Public transportation in Gdansk is well-developed and includes streetcars, buses and the fast urban railroad (SKM), which connects Gdansk with Sopot and Gdynia. Tickets are available at kiosks, ticket machines and in some vehicles.
SKM – high-speed urban rail works great, almost like the metro in Warsaw. Well, maybe a little slower, though, and train departures are every 30 minutes or so, but it’s still a very good way to get around between the three cities of the Tricity metropolitan area.
Tickets can be purchased on many apps, streetcars and buses run with great frequency. Another argument for choosing public transportation is the fact that it is hard to park a car in some places, and parking is charged from Monday to Sunday.
A new ticket purchasing system called „fala” (wave) will be launched in Gdansk as early as this summer. A highly technologically advanced system will be set up, and its central database will include passenger accounts, information on ticket prices, bus, streetcar, trolleybus and train routes and schedules.
Urban bicycles for rent are returning to Gdansk. After a hiatus of several years due to problems of the previous operator of the city bike rental service, bikes for rent by the minute will again appear in Gdansk. Gdansk (and the whole tri-city) has a great network of bicycle paths and moving around the city by bicycle is very convenient and pleasant.
As in all major Polish cities in Gdansk, you can rent electric scooters, and use Uber and other apps to order transportation.
Gdansk, while an amazing place to explore in its own right, is also a great base for exploring the surrounding attractions. Here are some places to consider when planning trips out of the city.
Sopot and Gdynia – Tricity
Gdansk, along with Sopot and Gdynia, make up the so-called Tricity – a metropolitan area on the Baltic coast. Each of these cities has its own unique atmosphere and attractions.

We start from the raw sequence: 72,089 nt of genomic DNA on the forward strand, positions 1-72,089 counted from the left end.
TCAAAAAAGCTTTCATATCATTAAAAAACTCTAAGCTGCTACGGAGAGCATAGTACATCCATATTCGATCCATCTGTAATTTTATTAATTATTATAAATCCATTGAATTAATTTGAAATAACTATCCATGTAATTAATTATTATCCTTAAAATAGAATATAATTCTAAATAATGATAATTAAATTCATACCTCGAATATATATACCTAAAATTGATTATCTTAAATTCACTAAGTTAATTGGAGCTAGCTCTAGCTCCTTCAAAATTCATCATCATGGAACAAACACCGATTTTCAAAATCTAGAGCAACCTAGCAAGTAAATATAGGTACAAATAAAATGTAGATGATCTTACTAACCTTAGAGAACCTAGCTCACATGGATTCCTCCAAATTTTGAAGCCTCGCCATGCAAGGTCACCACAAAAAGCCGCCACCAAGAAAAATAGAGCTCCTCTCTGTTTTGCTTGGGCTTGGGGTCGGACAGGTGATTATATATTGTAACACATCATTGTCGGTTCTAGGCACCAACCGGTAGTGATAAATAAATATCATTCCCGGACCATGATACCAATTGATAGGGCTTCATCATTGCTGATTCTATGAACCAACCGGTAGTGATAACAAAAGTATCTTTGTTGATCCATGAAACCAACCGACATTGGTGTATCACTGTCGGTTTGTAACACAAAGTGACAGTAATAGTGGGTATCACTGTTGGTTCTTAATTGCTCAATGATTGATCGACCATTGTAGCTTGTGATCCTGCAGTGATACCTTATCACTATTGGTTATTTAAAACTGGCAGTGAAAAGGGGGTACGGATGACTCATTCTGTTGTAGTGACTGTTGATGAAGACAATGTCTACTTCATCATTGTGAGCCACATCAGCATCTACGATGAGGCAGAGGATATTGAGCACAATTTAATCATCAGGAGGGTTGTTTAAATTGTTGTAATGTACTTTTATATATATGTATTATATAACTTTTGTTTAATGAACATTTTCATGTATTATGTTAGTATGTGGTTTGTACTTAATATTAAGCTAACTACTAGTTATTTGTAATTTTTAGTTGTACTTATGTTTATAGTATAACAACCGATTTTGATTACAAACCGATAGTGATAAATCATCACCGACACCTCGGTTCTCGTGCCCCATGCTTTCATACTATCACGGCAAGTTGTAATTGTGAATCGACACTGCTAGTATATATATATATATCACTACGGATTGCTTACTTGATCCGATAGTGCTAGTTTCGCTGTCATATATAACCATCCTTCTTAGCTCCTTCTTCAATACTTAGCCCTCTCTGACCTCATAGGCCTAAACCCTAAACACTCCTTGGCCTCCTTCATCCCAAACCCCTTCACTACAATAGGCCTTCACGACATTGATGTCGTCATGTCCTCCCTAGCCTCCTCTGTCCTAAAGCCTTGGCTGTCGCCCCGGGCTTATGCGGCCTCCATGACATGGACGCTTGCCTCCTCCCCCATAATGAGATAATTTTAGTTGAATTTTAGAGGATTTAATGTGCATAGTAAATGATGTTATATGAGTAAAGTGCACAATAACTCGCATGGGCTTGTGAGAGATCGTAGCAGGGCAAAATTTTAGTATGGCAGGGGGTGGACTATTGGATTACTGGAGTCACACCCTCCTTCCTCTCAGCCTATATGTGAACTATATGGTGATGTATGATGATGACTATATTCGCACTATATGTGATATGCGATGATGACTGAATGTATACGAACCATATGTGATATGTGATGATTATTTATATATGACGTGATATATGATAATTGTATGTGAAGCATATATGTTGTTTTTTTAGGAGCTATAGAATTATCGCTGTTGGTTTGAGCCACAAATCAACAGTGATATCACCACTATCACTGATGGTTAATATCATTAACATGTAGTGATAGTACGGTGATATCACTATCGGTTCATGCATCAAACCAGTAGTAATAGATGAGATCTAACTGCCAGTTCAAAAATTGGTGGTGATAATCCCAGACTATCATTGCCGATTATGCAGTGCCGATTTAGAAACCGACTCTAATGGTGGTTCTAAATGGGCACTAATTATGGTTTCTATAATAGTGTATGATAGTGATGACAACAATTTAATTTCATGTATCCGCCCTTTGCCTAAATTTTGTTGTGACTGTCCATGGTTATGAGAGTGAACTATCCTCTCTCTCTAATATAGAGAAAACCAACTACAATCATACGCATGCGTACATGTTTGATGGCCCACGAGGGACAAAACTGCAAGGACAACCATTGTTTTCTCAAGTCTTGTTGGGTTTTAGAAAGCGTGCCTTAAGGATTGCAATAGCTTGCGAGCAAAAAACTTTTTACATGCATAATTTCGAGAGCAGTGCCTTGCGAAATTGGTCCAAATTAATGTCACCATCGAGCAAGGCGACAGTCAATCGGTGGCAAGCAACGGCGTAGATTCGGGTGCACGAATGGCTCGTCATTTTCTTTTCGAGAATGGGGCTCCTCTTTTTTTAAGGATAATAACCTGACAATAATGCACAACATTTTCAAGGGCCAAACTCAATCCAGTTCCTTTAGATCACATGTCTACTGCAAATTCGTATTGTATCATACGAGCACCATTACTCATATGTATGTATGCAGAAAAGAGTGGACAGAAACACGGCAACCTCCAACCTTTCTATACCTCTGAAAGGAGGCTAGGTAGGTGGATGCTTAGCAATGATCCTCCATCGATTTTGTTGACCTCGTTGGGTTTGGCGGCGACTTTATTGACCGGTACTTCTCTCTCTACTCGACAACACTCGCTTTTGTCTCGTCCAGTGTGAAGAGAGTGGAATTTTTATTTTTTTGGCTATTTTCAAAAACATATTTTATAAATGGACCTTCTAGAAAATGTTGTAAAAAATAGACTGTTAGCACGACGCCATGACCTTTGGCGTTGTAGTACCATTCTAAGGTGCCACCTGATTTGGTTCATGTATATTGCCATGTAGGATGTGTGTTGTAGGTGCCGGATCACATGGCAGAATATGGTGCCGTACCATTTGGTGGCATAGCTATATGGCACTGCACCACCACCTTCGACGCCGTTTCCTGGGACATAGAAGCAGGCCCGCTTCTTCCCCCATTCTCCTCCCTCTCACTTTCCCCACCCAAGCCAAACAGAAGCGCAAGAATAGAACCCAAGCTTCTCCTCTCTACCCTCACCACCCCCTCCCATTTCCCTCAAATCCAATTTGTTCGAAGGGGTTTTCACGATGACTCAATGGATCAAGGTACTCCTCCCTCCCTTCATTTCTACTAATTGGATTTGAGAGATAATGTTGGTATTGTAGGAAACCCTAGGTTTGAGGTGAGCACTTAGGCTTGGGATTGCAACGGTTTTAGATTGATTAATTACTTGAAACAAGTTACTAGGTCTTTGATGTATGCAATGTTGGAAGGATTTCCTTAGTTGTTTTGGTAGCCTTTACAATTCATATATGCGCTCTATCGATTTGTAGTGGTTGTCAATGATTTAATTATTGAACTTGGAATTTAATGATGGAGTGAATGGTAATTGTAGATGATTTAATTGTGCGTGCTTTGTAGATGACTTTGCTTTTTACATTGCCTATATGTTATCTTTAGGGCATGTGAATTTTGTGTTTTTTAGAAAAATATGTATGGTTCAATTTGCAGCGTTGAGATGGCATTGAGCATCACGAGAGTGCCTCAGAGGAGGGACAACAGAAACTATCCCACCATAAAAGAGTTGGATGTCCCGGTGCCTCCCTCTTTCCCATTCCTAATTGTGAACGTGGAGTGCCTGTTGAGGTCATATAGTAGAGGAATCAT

Sopot is known as the pearl of the Polish coast, with its elegant Pier, beautiful beach and bustling Bohaterów Monte Cassino Street, full of cafes, restaurants and clubs. The Forest Opera, where numerous concerts and festivals are held, is also worth a visit.
Gdynia, on the other hand, is a modern city with an impressive harbor and an interesting Emigration Museum. Gdynia’s main beach is the perfect place for a relaxing day by the sea.
Malbork – Teutonic Castle
About an hour’s drive south of Gdansk is Malbork, home to the largest Teutonic castle in the world. This impressive castle, a UNESCO World Heritage Site, is a true treasure of medieval architecture. It’s worth spending a full day exploring its walls, towers and rooms full of historical artifacts.
If you’re a fan of nature and beaches, be sure to head to the Hel Peninsula. This narrow strip of land, stretching north from Gdansk, offers miles of beautiful sandy beaches and numerous attractions, such as the seal sanctuary in Hel and the lighthouse in Rozewie. It can be reached by train or car, and boat cruises are also available during the summer season.
Gdansk and its surroundings offer a variety of attractions for every type of tourist. Whether you are interested in history, culture, nature or beachcombing, you are sure to find something to your liking.
Other relevant inofrmations about experiencing Gdansk
Why you should visit Gdansk
While writing this guide, our hearts were filled with longing for the amazing city that is Gdansk. From its rich, complex history, to its unique architecture and fascinating museums, to its delicious cuisine and energetic festivals, Gdansk is a city that has something to offer for everyone.
When you visit Gdansk, you will learn about the city’s centuries-old history, which is deeply connected to European history. By visiting museums such as the World War II Museum and the European Solidarity Center, you will understand the impact of these events on the formation of today’s Poland and Europe.
Gdansk is also a city of beautiful monuments, with distinctive townhouses and picturesque streets of the Old Town. Walking along Dlugi Targ, admiring the Neptune Monument or observing the city from the tower of St. Mary’s Basilica, you will feel the atmosphere of this extraordinary city.
In Gdansk you can also enjoy local flavors – from traditional gingerbread to fresh fish straight from the Baltic Sea. And in the evening, numerous bars and clubs offer a rich nightlife.
Finally, Gdansk is a great base for exploring the surrounding area – from elegant Sopot and modern Gdynia, to historic Malbork and the beautiful beaches of the Hel Peninsula.
All in all, Gdansk is a city full of life, culture and history waiting for you to discover it. No matter what you are looking for in a trip, Gdansk is sure to offer it to you. We look forward to seeing you in Gdansk!